This little town, which according to the movie borders “Ohio, Nevada, Maine, and Kentucky”, and encompasses mountains, lakes, deserts, and the famous Springfield Gorge (they never did clean up that wrecked ambulance), which seems to grow and change layout and geography according to the needs of the ongoing study of humanity like the metropolis in Dark City, is nothing less than the brightly-painted amusement park caricature of our own collected excesses and vices. It is the inevitable end product of the forces that jab alternately at the fear and pleasure centers of our brain and then, while we’re drooling with delight, goes after our wallet and our freedom. It sees us as the fattened chattel of those who profit off giving us things that feel good and are really, really bad for us, like beverage companies and the Republican Party. It is awed by our ability to be outright hostile to good sense (when eternal do-gooder Lisa Simpson urges the town’s leaders to fight the dumping in the perilously-filthy lake, the newspaper headline reads “Annoying Girl Nags Town”).

But The Simpsons would never have staying power if they stooped to pedanticism, they happen to think the products of this culture are too cool and amazing to outright condemn. With all the fervency it mocks it also admires and celebrates; we produce such colors and varieties of madness in this great big country, and The Simpsons loves them all, and still professes a belief that, when it counts, we’ll try to do the right thing. With so many forces squeezing us towards mediocrity, we’ll still try to achieve greatness because that’s the dream we bought and we don’t have buyer’s remorse. As much of an irresponsible boob as Homer can be (and the movie provides him plenty of opportunities), he still loves his family, and will fight heroically through all the static life has injected into his brain to be there for them.

At the end of the day you cannot cut off Springfield with a dome, or leave it as the Simpson family tries to do when Homer is exiled by an angry mob. I think the reason why Homer inspires more angry mobs than any other resident of Springfield is that he is their citizen exemplar, the loudest and most delighted cow in the pasture. He isn’t just another passively-corrupted consumer, he’s enthused about his idiocy. To paraphrase a line from The Lord of the Rings - they love and hate him as they love and hate themselves. America cannot be without Springfield, and Springfield cannot be without Homer Simpson.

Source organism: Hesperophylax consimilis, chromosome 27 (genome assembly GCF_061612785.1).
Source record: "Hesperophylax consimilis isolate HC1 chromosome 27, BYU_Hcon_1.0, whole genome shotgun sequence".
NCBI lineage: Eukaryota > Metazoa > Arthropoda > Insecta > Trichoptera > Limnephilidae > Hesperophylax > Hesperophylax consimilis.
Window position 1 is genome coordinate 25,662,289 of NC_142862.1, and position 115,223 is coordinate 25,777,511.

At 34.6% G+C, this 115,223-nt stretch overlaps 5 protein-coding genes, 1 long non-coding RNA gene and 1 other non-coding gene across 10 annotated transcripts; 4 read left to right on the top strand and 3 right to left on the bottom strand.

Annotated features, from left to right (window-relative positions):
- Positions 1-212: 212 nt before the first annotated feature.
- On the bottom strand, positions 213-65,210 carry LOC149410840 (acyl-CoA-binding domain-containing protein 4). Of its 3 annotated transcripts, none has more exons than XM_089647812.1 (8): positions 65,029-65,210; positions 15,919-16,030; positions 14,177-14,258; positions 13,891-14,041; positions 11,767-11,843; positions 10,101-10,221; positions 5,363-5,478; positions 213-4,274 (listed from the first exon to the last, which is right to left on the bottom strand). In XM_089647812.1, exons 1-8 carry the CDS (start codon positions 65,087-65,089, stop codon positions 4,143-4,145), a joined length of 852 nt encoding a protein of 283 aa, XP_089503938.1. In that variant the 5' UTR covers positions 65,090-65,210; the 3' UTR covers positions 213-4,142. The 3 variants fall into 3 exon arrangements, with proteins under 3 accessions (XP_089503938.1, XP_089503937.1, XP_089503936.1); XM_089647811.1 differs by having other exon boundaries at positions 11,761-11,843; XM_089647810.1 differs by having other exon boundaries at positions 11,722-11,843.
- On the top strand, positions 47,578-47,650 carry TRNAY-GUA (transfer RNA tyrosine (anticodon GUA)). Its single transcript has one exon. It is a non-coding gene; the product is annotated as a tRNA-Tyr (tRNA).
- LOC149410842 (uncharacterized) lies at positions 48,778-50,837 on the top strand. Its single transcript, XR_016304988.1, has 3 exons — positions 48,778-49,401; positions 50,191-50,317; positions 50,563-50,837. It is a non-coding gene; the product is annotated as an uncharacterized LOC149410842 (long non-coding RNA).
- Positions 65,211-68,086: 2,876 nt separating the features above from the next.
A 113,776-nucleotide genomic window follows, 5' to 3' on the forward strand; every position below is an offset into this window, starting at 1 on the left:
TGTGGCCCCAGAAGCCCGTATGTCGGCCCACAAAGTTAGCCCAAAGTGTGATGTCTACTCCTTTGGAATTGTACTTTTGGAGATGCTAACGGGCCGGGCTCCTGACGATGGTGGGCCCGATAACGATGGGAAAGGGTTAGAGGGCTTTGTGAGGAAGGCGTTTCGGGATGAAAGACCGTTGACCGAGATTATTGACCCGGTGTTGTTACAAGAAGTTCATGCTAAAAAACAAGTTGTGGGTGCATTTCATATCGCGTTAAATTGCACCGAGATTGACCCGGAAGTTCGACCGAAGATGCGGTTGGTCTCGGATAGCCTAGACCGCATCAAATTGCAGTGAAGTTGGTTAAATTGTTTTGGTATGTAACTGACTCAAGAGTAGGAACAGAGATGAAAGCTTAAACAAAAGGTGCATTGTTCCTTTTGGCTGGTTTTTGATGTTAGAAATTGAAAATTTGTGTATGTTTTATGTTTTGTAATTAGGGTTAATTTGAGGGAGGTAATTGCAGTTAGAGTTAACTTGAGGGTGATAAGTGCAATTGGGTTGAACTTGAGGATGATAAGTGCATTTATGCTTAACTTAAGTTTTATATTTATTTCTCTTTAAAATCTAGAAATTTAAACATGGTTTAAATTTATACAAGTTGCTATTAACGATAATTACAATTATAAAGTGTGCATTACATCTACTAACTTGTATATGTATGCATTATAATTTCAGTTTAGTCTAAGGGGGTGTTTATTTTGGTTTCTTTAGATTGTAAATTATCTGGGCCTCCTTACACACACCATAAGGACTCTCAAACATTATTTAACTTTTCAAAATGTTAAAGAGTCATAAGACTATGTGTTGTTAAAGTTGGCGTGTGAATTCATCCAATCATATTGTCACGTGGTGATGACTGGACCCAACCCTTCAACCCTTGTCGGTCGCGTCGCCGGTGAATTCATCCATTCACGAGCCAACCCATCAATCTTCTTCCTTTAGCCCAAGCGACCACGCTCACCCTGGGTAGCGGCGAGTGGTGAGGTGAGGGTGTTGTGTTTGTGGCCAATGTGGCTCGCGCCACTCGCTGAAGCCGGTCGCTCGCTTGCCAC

The filmmakers show a masterful sense for balance, letting the core family unit and their story hold the momentum of the plot and provide some poignant struggles (the greatest achievement of any American family is to keep working it out day by day), while still cramming two decades’ accumulation of supporting characters and background gags in around them. Merely listing the familiar faces from Springfield’s extended population would take up more space than the “Begat” section in the Book of Genesis, and to quibble over their assorted seconds of allotted screen time is a mug’s game. Everyone will get a moment or two with a favorite character.

I almost wish that The Simpsons had wrapped up its television run years ago – you can sense the exhaustion these days of whipping up new wacky scenarios, wedging in more celebrity guest stars, and fighting for viewer eyeballs against rip-off artists like Family Guy and the perpetual encroachment by the network into their own time with more commercials, more advertising messages and logos scrolling along the bottom of the screen. On the big screen, The Simpsons Movie fairly bursts with a refreshed sense of possibility and freedom. It is Song of Myself in whoopee cushion form, a dazzling roast of America by America, and in aiming its lovingly-poisoned arrows, it’s an over-achiever, and proud of it.